The naval and air bases that Japan established at Rabaul on the eastern edge of New Britain Island in 1942 became the leading edge of its resistance to America’s return to the Western Pacific. Five hundred miles from the nearest Australian air base and supported by nearby Japanese naval and air power, Rabaul almost prevented America’s power, projected as it was from across the Pacific, from gaining a toehold in Guadalcanal, on the easternmost edge of the Solomon Islands. That notwithstanding, Rabaul continued to dominate the Southwest Pacific.
Ending that domination and opening access to the region required moving up the Solomon Islands chain. This was laborious and costly. The Russell Islands had to be captured and an airbase established there. Thence, in August 1943, the U.S. captured the New Georgia Island Group, with an airfield from which the bombing of Rabaul could begin. But serious pressure had to wait until November, after the Marines had captured yet another island, Bouganville. Only then did the Japanese withdraw offensive forces. With Rabaul neutralized, U.S. forces were able to move more easily up the New Guinea-Borneo chain and prepare to reconquer the Philippines.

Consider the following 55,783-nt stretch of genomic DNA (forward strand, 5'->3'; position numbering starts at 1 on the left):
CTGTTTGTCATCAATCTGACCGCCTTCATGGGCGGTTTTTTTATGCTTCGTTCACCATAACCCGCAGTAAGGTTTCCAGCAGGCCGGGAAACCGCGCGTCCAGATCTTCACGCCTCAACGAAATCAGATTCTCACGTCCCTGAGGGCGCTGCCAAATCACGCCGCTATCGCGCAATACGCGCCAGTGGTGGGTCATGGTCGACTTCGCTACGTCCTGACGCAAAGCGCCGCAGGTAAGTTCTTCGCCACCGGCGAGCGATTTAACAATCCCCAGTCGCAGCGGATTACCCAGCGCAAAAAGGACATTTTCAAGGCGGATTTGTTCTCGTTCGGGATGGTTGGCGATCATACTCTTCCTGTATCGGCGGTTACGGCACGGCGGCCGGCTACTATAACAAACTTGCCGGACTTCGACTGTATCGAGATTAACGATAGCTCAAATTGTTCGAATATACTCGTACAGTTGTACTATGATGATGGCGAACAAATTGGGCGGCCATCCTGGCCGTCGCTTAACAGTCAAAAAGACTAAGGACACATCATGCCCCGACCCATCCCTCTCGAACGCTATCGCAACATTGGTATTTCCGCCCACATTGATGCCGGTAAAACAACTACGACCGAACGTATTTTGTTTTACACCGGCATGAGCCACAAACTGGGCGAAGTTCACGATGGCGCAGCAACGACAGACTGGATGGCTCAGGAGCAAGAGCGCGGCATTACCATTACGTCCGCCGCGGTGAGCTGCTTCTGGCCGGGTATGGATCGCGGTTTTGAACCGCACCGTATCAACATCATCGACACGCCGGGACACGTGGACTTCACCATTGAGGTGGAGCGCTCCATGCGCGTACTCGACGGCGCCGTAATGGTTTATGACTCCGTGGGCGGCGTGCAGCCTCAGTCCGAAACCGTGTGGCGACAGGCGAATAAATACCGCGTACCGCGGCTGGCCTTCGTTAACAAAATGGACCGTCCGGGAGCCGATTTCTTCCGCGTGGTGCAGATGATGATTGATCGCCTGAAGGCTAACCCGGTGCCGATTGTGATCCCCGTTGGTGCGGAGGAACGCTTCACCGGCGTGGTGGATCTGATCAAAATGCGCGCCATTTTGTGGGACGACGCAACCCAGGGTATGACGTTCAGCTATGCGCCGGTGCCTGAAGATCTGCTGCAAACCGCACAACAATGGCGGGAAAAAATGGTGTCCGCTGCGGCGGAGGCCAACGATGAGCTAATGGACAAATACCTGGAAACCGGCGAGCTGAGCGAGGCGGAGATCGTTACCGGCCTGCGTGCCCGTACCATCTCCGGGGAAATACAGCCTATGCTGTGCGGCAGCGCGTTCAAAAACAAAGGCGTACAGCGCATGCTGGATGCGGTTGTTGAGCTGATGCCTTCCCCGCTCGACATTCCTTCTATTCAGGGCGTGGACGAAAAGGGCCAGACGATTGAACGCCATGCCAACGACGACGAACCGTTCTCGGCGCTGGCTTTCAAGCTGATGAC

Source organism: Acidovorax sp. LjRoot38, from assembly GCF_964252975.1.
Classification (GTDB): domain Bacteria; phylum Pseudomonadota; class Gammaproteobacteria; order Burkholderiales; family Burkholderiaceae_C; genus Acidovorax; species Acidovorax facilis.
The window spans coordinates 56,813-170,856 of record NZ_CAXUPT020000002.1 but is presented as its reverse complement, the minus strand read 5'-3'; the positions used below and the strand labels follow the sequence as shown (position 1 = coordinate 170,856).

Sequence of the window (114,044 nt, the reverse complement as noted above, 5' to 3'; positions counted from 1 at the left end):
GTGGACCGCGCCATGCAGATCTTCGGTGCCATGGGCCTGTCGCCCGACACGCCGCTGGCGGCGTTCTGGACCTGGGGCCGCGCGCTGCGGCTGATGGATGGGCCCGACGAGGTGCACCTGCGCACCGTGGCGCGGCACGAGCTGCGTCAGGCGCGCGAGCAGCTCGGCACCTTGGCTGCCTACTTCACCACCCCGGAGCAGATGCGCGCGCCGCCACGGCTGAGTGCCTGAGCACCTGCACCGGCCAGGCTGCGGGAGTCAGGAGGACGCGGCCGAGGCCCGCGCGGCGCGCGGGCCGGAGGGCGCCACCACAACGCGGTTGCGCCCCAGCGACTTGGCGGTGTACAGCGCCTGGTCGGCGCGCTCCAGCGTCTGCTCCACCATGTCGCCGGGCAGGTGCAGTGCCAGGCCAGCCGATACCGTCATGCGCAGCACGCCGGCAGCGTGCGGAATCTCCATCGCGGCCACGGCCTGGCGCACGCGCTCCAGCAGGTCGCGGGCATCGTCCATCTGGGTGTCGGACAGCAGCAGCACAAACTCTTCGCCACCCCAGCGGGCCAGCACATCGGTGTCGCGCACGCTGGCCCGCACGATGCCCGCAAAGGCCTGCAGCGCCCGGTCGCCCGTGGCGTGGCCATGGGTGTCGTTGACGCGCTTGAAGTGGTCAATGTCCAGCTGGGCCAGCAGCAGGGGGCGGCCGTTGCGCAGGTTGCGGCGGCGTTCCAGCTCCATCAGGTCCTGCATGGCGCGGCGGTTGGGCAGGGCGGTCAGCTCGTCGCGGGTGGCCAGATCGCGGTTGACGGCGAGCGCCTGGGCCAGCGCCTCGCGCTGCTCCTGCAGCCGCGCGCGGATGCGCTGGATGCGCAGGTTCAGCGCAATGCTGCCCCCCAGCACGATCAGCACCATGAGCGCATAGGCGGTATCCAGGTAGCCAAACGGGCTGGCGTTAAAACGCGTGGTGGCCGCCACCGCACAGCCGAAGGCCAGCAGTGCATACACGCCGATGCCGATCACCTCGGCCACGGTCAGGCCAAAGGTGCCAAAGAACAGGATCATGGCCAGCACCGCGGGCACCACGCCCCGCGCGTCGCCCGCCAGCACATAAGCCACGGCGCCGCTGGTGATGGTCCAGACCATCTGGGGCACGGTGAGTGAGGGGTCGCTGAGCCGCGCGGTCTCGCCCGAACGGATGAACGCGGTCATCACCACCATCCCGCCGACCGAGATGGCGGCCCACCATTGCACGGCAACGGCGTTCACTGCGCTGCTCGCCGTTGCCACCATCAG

Memory of Rabaul’s importance to Japan as a forward base covered by forces to the west and defying American power projected from California, as well as of the price that America had to pay to neutralize it, leads serious military planners in our time to consider what it would take for America to neutralize the bases that China has established on the South China Sea’s artificial islands.
These bases are much better supported from the rear than was Rabaul, and serve the same purpose as it did: to help deny access to forces projected from across the world’s biggest ocean.
Modern technology is on the side of these unsinkable super-carriers. From their location, modern sensors and land-based aircraft dominate Southeast Asia to the east as well as the Philippines and beyond into America’s access routes to the Western Pacific. The bases themselves are supplied from—as well as covered by sensors and aircraft—from China’s south coast. Already today, as a practical matter, navigation of the South China Sea happens only by China’s leave. Even absent full-scale war, how would one assert the right to navigate the world’s most important maritime highway in the face of China’s objection?
In case of war, dealing with these bases other than by nuclear-tipped ballistic missiles might require reconquering, and certainly would require defending, U.S. bases in the Philippines—including against Chinese ballistic missiles. The U.S. government is not planning for this.
The history of Rabaul, August 1943, reminds Americans of the military price of overcoming bases established to block our access to the Western Pacific.